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Homicide Grief


When a loved one is murdered, the grief is complicated and emotions such as anger and profound sadness are more intense and longer lasting than in other kinds of loss. The shock, horror and intentional cruelty of homicide throw us into acute turmoil for which there is no preparation. 


If an arrest(s) is made, the family’s grief is prolonged and worsened due to bail hearings, legal wrangling, trials, appeals, parole hearings, and other proceedings - all under the glare of the media.  If there are no arrests, the family experiences the anxiety and fear that the killer(s) will never be held accountable.
So much occurs in the aftermath of murder to cause family members to relive the horror over and over again. For many, the realization that the law is not black and white but shades of grey can lead to a feeling of further victimization which also complicates healthy grieving. 


As each member of the family struggles with their own pain and grief, offering emotional support to the other members of the family network can be challenging. Not only must each member navigate their own feelings about the murder, they must also deal with the way their loved one died.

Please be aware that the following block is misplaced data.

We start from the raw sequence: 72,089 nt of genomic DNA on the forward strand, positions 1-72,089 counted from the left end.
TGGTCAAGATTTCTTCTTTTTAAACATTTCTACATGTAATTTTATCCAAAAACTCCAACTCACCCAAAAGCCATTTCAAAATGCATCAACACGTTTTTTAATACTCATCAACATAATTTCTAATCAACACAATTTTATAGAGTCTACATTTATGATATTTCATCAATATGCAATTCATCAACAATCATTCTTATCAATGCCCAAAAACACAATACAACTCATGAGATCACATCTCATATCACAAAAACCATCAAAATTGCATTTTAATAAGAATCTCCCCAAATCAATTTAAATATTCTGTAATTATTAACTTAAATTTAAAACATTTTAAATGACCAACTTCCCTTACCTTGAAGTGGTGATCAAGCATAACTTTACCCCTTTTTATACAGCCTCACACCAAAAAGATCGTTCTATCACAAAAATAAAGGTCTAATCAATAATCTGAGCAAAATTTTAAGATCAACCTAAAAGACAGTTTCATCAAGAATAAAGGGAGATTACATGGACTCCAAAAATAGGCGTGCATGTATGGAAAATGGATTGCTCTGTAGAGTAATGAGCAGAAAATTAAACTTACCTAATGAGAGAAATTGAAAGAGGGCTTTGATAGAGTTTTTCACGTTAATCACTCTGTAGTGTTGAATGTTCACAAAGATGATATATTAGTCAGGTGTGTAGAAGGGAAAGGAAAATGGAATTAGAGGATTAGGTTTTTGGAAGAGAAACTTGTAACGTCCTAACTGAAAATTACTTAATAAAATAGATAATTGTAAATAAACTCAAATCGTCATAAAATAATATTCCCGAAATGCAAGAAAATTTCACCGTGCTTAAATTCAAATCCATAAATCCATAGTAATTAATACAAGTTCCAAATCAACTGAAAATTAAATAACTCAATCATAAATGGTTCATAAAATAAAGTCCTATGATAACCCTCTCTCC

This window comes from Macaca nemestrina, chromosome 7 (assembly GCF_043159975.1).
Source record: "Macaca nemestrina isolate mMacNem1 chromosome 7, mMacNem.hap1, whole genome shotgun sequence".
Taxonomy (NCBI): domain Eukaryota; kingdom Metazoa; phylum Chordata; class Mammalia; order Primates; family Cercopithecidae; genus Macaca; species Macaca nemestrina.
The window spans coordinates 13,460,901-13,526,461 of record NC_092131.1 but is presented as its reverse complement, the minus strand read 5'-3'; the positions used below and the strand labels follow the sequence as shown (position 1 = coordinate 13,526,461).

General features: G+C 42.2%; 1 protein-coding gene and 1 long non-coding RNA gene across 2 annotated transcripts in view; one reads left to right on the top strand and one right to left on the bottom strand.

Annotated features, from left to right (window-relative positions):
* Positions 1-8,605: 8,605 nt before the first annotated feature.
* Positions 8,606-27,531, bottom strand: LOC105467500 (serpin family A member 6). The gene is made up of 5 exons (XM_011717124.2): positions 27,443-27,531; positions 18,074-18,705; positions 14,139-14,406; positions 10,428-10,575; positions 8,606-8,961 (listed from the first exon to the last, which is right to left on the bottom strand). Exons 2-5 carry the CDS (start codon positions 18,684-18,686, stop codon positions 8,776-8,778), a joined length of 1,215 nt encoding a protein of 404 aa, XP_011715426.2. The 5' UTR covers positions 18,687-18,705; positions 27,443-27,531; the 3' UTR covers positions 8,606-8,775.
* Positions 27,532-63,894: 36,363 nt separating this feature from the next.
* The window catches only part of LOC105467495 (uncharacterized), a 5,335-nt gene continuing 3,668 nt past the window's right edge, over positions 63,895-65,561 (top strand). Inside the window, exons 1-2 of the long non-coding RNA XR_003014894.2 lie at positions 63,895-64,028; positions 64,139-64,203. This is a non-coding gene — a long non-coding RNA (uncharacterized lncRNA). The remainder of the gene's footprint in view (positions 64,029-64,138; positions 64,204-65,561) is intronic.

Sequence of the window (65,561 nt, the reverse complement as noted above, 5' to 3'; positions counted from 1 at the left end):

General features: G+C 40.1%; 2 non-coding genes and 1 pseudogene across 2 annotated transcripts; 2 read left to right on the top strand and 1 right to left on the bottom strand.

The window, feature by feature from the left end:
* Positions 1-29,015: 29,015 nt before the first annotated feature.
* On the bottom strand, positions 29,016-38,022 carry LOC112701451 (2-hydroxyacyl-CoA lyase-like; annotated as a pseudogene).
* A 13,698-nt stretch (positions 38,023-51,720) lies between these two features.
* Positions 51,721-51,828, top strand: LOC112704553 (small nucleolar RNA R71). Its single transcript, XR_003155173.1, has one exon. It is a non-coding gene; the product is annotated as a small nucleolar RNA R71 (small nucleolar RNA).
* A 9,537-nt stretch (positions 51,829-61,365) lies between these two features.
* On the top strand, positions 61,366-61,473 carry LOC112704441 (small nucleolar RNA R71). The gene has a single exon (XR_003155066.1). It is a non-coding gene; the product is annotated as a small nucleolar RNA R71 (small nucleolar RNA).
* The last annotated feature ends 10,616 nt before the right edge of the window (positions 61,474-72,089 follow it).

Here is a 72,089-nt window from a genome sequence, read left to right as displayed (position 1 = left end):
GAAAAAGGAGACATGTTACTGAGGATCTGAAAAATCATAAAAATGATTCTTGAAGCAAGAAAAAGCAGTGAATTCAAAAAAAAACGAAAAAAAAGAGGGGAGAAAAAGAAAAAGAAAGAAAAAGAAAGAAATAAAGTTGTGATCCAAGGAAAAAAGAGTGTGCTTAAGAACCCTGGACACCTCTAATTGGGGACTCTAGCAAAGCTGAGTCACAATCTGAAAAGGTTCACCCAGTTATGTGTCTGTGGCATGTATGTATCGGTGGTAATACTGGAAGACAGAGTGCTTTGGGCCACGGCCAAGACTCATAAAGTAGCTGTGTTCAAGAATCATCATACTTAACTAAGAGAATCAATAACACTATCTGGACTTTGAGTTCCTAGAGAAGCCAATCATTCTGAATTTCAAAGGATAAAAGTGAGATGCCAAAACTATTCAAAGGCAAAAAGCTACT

Under The Victim’s Bill of Rights, Manitoba Justice and law enforcement agencies across the province are responsible for providing services to victims of the most serious crime.  MOVAworks co-operatively with Manitoba Justice to ensure that family survivors of homicide victims, who desire, have information, services and supports available to help ensure their rights are protected. 



Based on interactions with family survivors of homicide victims, MOVA can offer invaluable insight on victims’ needs, not only to the victims themselves, but also to government. MOVA can:

  • Support people who call them for help after a homicide has occurred;

  • Arrange individual follow-up visits;

  • Accompany family survivors of homicide victims to court proceedings;

  • Inform family survivors of homicide victims of their options, rights and responsibilities throughout the court process from a victim’s perspective;

  • Refer family survivors of homicide victims to additional victim service agencies and counselling agencies;

  • Provide long term support for family survivors of homicide; and 

  • Assist family survivors write a Victim Impact Statement. 



MOVA can provide victims with a library of resource material collected from government agencies and private organizations. MOVA maintains an informative website with pertinent information as well as links to other agencies and helpful websites. MOVA conducts regular professionally facilitated sharing meetings for victims who need to talk to others who understand their journey.



MOVA creates public awareness of victims’ needs and concerns via public forums, speaking engagements and other public events.

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